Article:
How To Calculate Opportunity Cost

Key Takeaways

When making an educated investment or business decision, it’s natural to feel overwhelmed by the number of options that are likely available. Whether choosing to buy or sell a home, or considering a renovation or major investment, an excess of choices can often lead to unnecessary stagnation within any market. Even in a perfect world, there will always be deals you have to pass up as an investor. After all, there are only so many hours in the day. But have you ever wondered exactly how to tell which deals will have the most significant impact on your investment portfolio? The answer to this dilemma lies in learning how to calculate opportunity cost.

No matter where you are in your investing career, understanding opportunity costs can help investors and business owners develop their analytical skills even further. That way, you know exactly how to identify a sound investment, choose a good deal — and know when to walk away in favor of an even better one. In this article, FortuneBuilders explores how to calculate opportunity cost, what opportunity cost is, and how understanding this economic concept can help your real estate investing business.

What Is Opportunity Cost?

Opportunity cost is the benefit an individual loses when choosing one option over another. The term is most frequently used in economic contexts, though it also applies to finance and investments. Opportunity cost aims to learn how to decide between two alternatives by looking at potential outcomes. Opportunity cost is something that consumers will naturally consider but also expands to the business sector as well. When a business is making any major decision, they will analyze opportunity costs for their prospects.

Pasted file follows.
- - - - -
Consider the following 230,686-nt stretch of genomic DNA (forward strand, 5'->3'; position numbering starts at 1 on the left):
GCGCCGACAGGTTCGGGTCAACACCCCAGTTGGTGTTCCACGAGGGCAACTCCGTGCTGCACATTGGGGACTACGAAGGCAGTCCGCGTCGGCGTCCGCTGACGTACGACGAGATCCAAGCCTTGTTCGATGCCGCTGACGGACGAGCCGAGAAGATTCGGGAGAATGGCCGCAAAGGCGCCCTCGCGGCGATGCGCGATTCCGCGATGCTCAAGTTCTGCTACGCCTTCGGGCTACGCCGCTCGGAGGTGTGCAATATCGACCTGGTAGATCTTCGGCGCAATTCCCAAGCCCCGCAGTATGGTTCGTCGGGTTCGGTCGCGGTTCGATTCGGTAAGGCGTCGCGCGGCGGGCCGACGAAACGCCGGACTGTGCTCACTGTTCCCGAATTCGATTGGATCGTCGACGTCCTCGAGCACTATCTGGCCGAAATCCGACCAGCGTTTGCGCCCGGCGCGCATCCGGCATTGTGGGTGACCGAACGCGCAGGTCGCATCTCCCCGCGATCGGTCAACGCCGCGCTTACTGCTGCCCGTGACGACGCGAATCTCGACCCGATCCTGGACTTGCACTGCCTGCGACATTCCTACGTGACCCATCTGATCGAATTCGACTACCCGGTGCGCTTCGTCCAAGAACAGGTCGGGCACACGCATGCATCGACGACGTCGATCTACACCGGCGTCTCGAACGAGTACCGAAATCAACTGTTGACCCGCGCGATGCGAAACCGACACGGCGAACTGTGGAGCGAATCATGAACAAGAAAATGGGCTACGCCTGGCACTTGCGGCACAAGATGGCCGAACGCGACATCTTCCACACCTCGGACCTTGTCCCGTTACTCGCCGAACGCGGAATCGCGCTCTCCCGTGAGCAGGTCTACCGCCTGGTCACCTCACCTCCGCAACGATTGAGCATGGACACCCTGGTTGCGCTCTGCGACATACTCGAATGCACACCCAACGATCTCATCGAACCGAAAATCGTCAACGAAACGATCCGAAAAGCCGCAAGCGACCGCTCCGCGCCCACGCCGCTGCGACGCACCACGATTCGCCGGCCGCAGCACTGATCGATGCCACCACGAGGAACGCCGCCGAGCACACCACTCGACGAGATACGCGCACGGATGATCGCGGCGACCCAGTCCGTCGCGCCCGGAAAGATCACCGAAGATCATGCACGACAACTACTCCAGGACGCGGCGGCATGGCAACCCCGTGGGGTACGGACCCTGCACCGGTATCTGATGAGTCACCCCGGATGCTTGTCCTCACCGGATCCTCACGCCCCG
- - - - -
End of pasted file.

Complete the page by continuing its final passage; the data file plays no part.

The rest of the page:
Opportunity cost requires looking at each of the benefits an option could provide before comparing the two. For investors, calculating opportunity cost typically involves looking at the profit potential of one investment over another. However, it is not always that straightforward. When it comes to some investment decisions, opportunity cost could push you to consider any positive components of a deal (time, involvement, cost, proximity, etc.) — and ultimately decide if they are worth missing out on when compared to another deal.

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what is opportunity cost

How Does Opportunity Cost Work?

Opportunity cost works by allowing investors to estimate the potential outcome of two different decisions and select the one with the most promising outcome. When it comes to real estate, this typically means analyzing the potential of a given property. For example, you could look at the projected cash flow of a real estate investment and compare it to another comparable property nearby. While the investment will look similar in its type of transaction, it’s important to consider the profitability of both options before moving forward with either of them.

There are some limitations associated with opportunity cost to be aware of. This calculation relies heavily on your ability to estimate the future performance of different investments. As you might have guessed, this can be easier said than done. FortuneBuilders recommends that real estate investors become comfortable with a good real estate investment calculator so you can make your estimates as accurate as possible. While projecting the potential profitability of an investment will never be 100% accurate, getting close to a realistic idea of the return on investment is critical for correctly knowing how to calculate opportunity costs.

Opportunity Cost Formula

Now that we understand what opportunity cost is, let’s dive into how to find opportunity cost. While our example will be within the context of debating between two future options, determining opportunity cost can also be calculated by reviewing past investments and analyzing their returns. Learning how to calculate opportunity cost for future investments is simple enough. It’s predicting the outcomes of each option that will be more challenging for investors. Here is the formula for opportunity cost: